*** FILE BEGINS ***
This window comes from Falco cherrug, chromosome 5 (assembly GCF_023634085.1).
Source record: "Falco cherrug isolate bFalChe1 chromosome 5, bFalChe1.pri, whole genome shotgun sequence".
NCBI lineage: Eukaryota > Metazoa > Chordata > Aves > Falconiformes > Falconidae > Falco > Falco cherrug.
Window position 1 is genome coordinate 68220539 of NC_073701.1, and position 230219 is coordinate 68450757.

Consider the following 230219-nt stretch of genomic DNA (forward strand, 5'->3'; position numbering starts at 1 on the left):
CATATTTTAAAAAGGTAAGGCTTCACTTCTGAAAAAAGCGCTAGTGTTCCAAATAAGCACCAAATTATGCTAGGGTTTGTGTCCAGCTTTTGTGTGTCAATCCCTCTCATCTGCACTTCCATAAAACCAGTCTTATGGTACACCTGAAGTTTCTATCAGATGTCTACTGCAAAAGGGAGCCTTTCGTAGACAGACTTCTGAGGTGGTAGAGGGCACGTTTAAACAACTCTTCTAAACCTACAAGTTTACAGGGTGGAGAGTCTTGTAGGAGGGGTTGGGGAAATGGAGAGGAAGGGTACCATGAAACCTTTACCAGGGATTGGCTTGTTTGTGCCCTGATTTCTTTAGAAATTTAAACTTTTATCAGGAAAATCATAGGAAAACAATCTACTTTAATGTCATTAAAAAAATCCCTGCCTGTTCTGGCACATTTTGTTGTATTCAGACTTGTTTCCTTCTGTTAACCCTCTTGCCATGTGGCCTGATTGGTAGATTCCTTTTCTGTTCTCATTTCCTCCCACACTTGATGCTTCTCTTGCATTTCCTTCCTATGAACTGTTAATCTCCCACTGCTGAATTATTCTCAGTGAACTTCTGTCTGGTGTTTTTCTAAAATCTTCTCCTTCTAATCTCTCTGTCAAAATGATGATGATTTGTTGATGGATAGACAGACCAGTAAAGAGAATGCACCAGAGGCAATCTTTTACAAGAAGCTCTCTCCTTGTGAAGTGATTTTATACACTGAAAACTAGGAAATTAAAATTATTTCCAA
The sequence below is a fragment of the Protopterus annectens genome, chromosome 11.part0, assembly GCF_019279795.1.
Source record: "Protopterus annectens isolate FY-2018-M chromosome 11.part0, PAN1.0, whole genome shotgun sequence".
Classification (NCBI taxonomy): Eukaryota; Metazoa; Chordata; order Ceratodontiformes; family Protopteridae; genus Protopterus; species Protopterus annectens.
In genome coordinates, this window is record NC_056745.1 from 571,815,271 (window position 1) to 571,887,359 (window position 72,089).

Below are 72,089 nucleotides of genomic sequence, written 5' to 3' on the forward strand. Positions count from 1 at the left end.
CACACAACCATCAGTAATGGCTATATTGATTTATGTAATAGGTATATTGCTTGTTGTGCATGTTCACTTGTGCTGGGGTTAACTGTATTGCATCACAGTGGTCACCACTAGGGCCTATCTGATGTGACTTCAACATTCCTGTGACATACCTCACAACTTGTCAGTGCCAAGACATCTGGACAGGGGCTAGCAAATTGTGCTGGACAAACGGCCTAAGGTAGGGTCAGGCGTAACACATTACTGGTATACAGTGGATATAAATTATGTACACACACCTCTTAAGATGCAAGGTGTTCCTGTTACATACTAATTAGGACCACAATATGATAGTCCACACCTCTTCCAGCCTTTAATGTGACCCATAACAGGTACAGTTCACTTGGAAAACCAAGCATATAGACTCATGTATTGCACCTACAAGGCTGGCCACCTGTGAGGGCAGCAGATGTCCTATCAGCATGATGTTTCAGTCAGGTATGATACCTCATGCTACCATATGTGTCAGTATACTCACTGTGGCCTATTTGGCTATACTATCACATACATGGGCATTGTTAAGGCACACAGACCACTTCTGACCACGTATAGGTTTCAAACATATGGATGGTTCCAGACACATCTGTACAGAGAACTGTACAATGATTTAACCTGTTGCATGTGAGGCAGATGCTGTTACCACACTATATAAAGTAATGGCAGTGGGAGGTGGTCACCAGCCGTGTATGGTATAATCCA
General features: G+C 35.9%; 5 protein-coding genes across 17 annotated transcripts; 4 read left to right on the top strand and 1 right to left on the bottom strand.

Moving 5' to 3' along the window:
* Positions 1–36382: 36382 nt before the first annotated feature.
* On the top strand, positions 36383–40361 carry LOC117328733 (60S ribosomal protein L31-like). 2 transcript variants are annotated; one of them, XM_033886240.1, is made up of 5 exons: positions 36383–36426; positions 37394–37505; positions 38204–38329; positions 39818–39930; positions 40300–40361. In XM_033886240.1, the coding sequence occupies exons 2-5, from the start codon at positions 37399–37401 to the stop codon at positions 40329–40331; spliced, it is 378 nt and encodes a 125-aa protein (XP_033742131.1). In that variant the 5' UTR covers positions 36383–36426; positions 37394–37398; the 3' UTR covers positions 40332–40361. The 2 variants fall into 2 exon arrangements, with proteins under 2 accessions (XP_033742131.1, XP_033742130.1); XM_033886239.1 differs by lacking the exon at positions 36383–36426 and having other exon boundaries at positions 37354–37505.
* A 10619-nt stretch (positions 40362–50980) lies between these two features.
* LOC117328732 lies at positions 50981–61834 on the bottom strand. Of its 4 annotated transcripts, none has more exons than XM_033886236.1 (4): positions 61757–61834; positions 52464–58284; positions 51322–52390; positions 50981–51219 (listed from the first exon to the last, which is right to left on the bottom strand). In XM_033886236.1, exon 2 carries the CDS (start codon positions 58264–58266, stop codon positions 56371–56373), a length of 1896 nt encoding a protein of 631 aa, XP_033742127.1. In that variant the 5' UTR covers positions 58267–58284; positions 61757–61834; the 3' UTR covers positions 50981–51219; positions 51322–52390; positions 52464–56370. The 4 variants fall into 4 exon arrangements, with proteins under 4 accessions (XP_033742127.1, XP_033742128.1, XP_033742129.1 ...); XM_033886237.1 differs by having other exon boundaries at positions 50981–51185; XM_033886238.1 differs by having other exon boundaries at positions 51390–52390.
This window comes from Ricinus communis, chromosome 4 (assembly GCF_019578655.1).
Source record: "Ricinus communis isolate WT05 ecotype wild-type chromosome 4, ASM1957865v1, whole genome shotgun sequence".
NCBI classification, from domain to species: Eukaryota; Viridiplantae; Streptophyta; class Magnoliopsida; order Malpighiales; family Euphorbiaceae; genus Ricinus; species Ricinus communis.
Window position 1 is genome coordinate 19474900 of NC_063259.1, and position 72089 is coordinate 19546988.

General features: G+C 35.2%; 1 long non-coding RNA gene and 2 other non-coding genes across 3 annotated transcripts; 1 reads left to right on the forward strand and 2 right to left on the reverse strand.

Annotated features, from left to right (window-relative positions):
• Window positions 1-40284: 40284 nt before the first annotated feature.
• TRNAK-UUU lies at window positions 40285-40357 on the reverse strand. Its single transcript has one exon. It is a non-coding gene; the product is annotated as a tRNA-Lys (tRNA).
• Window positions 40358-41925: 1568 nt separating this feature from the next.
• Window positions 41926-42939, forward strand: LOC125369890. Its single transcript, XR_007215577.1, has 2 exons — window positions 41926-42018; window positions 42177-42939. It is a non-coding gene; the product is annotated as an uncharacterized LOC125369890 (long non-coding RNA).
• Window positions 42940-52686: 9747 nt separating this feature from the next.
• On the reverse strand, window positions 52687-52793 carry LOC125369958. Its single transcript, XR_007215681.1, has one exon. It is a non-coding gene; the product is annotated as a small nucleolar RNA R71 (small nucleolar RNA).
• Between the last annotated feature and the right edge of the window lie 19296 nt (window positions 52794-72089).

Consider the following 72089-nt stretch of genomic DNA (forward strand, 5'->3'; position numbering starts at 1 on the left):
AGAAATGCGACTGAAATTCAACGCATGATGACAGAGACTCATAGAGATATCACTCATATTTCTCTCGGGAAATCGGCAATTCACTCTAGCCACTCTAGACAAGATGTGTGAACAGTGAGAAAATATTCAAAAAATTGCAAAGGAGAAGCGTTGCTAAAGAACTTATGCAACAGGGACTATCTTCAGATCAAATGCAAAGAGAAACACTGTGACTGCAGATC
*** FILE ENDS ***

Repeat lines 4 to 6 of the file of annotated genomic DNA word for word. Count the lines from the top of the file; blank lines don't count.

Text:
Window position 1 is genome coordinate 68220539 of NC_073701.1, and position 230219 is coordinate 68450757.

Consider the following 230219-nt stretch of genomic DNA (forward strand, 5'->3'; position numbering starts at 1 on the left):
CATATTTTAAAAAGGTAAGGCTTCACTTCTGAAAAAAGCGCTAGTGTTCCAAATAAGCACCAAATTATGCTAGGGTTTGTGTCCAGCTTTTGTGTGTCAATCCCTCTCATCTGCACTTCCATAAAACCAGTCTTATGGTACACCTGAAGTTTCTATCAGATGTCTACTGCAAAAGGGAGCCTTTCGTAGACAGACTTCTGAGGTGGTAGAGGGCACGTTTAAACAACTCTTCTAAACCTACAAGTTTACAGGGTGGAGAGTCTTGTAGGAGGGGTTGGGGAAATGGAGAGGAAGGGTACCATGAAACCTTTACCAGGGATTGGCTTGTTTGTGCCCTGATTTCTTTAGAAATTTAAACTTTTATCAGGAAAATCATAGGAAAACAATCTACTTTAATGTCATTAAAAAAATCCCTGCCTGTTCTGGCACATTTTGTTGTATTCAGACTTGTTTCCTTCTGTTAACCCTCTTGCCATGTGGCCTGATTGGTAGATTCCTTTTCTGTTCTCATTTCCTCCCACACTTGATGCTTCTCTTGCATTTCCTTCCTATGAACTGTTAATCTCCCACTGCTGAATTATTCTCAGTGAACTTCTGTCTGGTGTTTTTCTAAAATCTTCTCCTTCTAATCTCTCTGTCAAAATGATGATGATTTGTTGATGGATAGACAGACCAGTAAAGAGAATGCACCAGAGGCAATCTTTTACAAGAAGCTCTCTCCTTGTGAAGTGATTTTATACACTGAAAACTAGGAAATTAAAATTATTTCCAA